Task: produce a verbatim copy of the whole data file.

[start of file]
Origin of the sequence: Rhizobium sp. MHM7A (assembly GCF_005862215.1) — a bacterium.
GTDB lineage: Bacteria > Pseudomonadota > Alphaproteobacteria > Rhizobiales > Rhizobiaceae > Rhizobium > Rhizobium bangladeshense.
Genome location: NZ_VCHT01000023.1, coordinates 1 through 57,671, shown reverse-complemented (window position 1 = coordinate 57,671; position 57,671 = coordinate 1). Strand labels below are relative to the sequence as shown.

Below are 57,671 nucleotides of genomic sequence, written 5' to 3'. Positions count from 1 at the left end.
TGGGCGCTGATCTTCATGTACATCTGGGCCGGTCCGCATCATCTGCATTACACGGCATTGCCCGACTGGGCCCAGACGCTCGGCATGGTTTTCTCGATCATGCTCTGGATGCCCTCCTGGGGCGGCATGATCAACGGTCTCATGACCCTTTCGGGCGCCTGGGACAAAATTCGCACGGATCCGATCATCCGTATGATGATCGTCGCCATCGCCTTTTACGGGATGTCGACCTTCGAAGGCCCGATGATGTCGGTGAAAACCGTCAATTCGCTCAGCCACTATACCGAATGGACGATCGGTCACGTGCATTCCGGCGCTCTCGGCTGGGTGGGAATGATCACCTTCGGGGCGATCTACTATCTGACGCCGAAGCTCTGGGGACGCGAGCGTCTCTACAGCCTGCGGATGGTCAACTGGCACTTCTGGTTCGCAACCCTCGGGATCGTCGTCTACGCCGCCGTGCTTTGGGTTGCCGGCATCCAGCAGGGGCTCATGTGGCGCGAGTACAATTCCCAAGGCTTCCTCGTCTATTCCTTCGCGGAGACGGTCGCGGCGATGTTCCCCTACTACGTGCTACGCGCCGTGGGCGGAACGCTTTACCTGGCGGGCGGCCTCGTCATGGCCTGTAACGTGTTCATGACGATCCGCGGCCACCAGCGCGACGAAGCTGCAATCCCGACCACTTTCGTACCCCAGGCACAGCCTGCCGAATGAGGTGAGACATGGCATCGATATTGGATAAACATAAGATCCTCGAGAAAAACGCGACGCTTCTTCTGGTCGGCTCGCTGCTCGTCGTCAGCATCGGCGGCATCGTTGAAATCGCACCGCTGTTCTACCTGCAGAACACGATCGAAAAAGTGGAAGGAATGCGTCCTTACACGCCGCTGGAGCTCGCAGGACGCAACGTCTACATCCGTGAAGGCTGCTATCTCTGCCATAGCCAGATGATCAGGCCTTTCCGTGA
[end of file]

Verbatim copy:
Origin of the sequence: Rhizobium sp. MHM7A (assembly GCF_005862215.1) — a bacterium.
GTDB lineage: Bacteria > Pseudomonadota > Alphaproteobacteria > Rhizobiales > Rhizobiaceae > Rhizobium > Rhizobium bangladeshense.
Genome location: NZ_VCHT01000023.1, coordinates 1 through 57,671, shown reverse-complemented (window position 1 = coordinate 57,671; position 57,671 = coordinate 1). Strand labels below are relative to the sequence as shown.

Below are 57,671 nucleotides of genomic sequence, written 5' to 3'. Positions count from 1 at the left end.
TGGGCGCTGATCTTCATGTACATCTGGGCCGGTCCGCATCATCTGCATTACACGGCATTGCCCGACTGGGCCCAGACGCTCGGCATGGTTTTCTCGATCATGCTCTGGATGCCCTCCTGGGGCGGCATGATCAACGGTCTCATGACCCTTTCGGGCGCCTGGGACAAAATTCGCACGGATCCGATCATCCGTATGATGATCGTCGCCATCGCCTTTTACGGGATGTCGACCTTCGAAGGCCCGATGATGTCGGTGAAAACCGTCAATTCGCTCAGCCACTATACCGAATGGACGATCGGTCACGTGCATTCCGGCGCTCTCGGCTGGGTGGGAATGATCACCTTCGGGGCGATCTACTATCTGACGCCGAAGCTCTGGGGACGCGAGCGTCTCTACAGCCTGCGGATGGTCAACTGGCACTTCTGGTTCGCAACCCTCGGGATCGTCGTCTACGCCGCCGTGCTTTGGGTTGCCGGCATCCAGCAGGGGCTCATGTGGCGCGAGTACAATTCCCAAGGCTTCCTCGTCTATTCCTTCGCGGAGACGGTCGCGGCGATGTTCCCCTACTACGTGCTACGCGCCGTGGGCGGAACGCTTTACCTGGCGGGCGGCCTCGTCATGGCCTGTAACGTGTTCATGACGATCCGCGGCCACCAGCGCGACGAAGCTGCAATCCCGACCACTTTCGTACCCCAGGCACAGCCTGCCGAATGAGGTGAGACATGGCATCGATATTGGATAAACATAAGATCCTCGAGAAAAACGCGACGCTTCTTCTGGTCGGCTCGCTGCTCGTCGTCAGCATCGGCGGCATCGTTGAAATCGCACCGCTGTTCTACCTGCAGAACACGATCGAAAAAGTGGAAGGAATGCGTCCTTACACGCCGCTGGAGCTCGCAGGACGCAACGTCTACATCCGTGAAGGCTGCTATCTCTGCCATAGCCAGATGATCAGGCCTTTCCGTGA